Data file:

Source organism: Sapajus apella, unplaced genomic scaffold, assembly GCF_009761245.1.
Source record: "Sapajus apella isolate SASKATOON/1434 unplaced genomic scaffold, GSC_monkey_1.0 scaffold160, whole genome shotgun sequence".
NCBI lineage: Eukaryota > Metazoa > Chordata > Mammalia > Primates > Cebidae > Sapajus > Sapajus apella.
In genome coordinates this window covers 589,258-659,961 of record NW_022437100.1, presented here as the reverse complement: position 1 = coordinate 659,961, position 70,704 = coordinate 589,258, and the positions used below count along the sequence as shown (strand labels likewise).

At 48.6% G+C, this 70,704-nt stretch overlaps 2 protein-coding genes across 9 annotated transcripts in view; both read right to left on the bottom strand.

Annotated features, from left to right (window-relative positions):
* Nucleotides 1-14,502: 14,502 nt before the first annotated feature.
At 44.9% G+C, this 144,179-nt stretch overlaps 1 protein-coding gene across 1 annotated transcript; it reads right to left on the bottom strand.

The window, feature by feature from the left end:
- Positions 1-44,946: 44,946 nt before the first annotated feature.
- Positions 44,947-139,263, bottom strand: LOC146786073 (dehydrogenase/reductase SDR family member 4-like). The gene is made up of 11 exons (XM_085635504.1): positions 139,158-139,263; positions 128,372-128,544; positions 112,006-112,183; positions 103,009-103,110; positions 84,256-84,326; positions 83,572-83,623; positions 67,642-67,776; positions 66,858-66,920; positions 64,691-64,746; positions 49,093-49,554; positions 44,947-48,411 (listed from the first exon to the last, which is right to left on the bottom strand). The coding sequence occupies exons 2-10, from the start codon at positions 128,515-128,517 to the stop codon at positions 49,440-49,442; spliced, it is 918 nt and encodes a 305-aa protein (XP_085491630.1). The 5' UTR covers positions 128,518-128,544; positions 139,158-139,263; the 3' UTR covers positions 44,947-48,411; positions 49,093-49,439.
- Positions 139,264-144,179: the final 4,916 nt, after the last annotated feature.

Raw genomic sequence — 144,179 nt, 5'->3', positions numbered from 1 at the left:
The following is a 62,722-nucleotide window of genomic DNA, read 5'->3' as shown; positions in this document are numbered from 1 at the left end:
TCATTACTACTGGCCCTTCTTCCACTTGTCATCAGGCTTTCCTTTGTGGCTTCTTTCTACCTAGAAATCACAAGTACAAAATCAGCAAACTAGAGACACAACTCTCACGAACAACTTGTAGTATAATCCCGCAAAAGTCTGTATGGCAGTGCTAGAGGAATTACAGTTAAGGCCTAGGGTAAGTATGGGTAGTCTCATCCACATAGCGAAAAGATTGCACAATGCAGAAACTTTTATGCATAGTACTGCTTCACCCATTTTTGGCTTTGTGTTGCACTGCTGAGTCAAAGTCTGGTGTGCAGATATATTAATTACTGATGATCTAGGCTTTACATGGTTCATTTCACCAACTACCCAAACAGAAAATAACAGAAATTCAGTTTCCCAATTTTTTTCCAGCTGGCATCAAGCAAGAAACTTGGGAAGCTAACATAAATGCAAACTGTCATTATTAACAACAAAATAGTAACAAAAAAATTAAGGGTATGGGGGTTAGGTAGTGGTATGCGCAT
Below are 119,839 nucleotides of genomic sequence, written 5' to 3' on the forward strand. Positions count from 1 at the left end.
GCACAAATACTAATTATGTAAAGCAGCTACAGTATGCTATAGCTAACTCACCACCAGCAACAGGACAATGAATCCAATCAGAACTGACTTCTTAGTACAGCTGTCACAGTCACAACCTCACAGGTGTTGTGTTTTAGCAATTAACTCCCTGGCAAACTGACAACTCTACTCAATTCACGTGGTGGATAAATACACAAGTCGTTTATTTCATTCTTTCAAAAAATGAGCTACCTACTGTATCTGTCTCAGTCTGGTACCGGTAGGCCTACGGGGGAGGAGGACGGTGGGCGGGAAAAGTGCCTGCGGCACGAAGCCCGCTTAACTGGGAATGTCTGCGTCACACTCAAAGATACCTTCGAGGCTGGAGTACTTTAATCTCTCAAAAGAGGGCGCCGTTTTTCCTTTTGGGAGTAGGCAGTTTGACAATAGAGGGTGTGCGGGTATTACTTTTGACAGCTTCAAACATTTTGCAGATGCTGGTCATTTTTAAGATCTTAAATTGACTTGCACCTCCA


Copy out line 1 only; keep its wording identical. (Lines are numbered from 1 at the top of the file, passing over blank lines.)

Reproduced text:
Source organism: Sapajus apella, unplaced genomic scaffold, assembly GCF_009761245.1.